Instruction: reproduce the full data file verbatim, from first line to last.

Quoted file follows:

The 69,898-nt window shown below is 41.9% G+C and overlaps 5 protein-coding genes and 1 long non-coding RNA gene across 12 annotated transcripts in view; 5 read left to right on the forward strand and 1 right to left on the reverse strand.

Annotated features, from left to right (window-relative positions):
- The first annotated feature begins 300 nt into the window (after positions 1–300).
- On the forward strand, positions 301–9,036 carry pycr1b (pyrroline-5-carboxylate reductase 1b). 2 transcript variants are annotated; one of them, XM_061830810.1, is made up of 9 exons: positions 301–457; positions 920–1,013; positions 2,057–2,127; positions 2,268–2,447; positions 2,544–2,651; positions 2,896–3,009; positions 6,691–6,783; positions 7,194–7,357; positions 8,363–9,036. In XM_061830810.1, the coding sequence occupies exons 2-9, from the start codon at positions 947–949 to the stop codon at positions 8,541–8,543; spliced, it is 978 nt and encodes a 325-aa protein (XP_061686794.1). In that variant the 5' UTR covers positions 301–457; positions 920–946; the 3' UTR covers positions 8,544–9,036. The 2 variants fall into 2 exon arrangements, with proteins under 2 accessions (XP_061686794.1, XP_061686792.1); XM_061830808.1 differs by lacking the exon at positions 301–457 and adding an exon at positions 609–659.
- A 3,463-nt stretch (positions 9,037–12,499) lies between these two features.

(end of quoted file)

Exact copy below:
The 69,898-nt window shown below is 41.9% G+C and overlaps 5 protein-coding genes and 1 long non-coding RNA gene across 12 annotated transcripts in view; 5 read left to right on the forward strand and 1 right to left on the reverse strand.

Annotated features, from left to right (window-relative positions):
- The first annotated feature begins 300 nt into the window (after positions 1–300).
- On the forward strand, positions 301–9,036 carry pycr1b (pyrroline-5-carboxylate reductase 1b). 2 transcript variants are annotated; one of them, XM_061830810.1, is made up of 9 exons: positions 301–457; positions 920–1,013; positions 2,057–2,127; positions 2,268–2,447; positions 2,544–2,651; positions 2,896–3,009; positions 6,691–6,783; positions 7,194–7,357; positions 8,363–9,036. In XM_061830810.1, the coding sequence occupies exons 2-9, from the start codon at positions 947–949 to the stop codon at positions 8,541–8,543; spliced, it is 978 nt and encodes a 325-aa protein (XP_061686794.1). In that variant the 5' UTR covers positions 301–457; positions 920–946; the 3' UTR covers positions 8,544–9,036. The 2 variants fall into 2 exon arrangements, with proteins under 2 accessions (XP_061686794.1, XP_061686792.1); XM_061830808.1 differs by lacking the exon at positions 301–457 and adding an exon at positions 609–659.
- A 3,463-nt stretch (positions 9,037–12,499) lies between these two features.